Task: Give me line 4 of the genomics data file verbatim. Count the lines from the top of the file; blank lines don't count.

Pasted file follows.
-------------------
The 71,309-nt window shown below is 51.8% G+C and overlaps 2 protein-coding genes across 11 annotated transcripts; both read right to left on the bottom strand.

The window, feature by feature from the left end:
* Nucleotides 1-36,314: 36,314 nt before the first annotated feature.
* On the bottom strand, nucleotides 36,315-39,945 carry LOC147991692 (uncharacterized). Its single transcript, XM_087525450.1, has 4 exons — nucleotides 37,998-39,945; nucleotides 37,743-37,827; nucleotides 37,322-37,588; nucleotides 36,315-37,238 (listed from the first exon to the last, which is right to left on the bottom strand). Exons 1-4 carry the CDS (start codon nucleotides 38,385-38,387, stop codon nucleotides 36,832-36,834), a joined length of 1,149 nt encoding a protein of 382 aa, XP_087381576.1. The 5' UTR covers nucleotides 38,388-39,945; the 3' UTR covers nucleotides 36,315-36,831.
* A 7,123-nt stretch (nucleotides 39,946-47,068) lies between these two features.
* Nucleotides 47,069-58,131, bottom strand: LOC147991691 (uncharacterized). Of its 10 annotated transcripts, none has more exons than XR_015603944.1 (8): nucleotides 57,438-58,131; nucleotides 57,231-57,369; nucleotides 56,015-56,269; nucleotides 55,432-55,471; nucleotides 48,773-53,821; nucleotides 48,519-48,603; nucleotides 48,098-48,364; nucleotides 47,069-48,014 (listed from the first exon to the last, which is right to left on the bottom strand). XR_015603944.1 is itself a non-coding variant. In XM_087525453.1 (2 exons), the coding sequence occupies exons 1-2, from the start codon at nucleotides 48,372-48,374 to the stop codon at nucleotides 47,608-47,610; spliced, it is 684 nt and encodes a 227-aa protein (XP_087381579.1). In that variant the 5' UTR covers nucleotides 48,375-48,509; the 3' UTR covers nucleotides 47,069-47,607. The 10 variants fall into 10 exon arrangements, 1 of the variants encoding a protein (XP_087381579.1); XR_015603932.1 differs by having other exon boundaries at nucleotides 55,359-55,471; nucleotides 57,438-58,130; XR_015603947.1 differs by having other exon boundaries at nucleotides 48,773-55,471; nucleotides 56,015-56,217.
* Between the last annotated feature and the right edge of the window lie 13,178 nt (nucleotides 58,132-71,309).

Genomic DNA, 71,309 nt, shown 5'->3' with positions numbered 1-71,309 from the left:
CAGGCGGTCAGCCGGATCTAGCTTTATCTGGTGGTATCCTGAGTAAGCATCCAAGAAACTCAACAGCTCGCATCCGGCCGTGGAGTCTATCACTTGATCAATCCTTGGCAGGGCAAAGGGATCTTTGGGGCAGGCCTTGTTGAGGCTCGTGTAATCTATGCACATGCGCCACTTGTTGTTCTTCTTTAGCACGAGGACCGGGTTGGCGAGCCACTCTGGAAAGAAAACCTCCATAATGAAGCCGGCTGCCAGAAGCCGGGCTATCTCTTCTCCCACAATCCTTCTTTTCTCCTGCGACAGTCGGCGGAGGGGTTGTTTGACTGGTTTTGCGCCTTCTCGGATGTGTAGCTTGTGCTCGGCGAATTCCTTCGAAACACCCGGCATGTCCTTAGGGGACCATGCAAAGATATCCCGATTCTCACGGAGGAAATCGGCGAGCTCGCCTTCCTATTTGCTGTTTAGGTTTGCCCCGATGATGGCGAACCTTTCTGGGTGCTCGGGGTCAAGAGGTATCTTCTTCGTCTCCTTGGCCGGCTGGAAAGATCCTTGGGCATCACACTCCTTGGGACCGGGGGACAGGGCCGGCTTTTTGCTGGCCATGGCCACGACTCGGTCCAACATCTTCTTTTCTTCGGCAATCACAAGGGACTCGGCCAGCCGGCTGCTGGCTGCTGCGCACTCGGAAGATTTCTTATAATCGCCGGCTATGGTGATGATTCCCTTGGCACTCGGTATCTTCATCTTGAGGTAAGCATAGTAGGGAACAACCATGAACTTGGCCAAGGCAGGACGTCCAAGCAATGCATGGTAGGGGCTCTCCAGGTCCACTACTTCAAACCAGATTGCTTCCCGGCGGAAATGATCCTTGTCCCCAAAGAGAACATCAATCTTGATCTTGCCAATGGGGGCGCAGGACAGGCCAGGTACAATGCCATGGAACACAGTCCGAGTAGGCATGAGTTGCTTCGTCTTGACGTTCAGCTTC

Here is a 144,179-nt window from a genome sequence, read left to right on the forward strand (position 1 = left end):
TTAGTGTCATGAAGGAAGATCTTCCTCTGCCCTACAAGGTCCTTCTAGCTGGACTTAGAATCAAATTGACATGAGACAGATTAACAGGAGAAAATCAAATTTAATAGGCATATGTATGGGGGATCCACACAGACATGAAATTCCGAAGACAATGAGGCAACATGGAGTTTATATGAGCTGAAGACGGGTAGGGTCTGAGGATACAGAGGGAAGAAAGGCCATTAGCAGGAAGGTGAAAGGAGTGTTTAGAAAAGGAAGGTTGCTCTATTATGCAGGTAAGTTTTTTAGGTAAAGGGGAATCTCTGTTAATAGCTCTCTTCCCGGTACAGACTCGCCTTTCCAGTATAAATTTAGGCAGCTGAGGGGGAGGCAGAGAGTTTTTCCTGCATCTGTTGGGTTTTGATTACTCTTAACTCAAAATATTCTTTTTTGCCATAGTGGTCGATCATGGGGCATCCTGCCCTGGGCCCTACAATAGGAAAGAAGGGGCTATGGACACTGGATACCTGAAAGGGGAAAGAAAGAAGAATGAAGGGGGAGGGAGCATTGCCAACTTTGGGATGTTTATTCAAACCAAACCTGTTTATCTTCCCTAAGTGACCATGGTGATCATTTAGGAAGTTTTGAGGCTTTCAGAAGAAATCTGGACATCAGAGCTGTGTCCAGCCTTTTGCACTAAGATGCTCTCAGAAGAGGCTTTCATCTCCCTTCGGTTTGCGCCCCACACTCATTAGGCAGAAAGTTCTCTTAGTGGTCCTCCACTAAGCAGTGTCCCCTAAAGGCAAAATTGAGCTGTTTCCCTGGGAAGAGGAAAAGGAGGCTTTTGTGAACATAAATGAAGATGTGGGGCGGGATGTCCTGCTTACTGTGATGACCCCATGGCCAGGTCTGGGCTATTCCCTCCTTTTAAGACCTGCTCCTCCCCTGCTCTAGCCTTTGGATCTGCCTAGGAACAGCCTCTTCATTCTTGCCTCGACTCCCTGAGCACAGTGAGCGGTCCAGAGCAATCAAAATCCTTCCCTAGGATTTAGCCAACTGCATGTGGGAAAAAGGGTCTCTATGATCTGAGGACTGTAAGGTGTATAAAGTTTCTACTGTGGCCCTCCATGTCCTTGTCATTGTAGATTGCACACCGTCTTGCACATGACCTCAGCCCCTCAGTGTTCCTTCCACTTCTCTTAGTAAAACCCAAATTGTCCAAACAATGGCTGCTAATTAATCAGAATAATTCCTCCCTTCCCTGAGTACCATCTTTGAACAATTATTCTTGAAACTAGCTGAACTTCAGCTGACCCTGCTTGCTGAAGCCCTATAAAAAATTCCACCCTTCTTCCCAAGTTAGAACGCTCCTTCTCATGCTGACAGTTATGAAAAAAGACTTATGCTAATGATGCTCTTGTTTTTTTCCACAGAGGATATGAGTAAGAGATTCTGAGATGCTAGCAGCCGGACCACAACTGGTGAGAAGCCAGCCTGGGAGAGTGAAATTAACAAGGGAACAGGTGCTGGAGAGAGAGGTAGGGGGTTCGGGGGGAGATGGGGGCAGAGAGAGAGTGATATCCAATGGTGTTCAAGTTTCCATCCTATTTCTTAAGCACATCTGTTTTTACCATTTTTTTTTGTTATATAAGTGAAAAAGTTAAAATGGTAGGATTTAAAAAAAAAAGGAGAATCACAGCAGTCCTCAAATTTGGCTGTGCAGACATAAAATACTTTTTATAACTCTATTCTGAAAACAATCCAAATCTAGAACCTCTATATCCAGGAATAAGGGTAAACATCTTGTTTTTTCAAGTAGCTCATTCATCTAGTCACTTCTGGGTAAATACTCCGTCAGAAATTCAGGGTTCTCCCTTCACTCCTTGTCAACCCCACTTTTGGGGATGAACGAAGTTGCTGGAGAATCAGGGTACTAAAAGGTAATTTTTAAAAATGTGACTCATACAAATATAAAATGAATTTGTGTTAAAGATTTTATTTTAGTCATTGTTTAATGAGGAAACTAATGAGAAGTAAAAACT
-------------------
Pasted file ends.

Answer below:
* On the bottom strand, nucleotides 36,315-39,945 carry LOC147991692 (uncharacterized). Its single transcript, XM_087525450.1, has 4 exons — nucleotides 37,998-39,945; nucleotides 37,743-37,827; nucleotides 37,322-37,588; nucleotides 36,315-37,238 (listed from the first exon to the last, which is right to left on the bottom strand). Exons 1-4 carry the CDS (start codon nucleotides 38,385-38,387, stop codon nucleotides 36,832-36,834), a joined length of 1,149 nt encoding a protein of 382 aa, XP_087381576.1. The 5' UTR covers nucleotides 38,388-39,945; the 3' UTR covers nucleotides 36,315-36,831.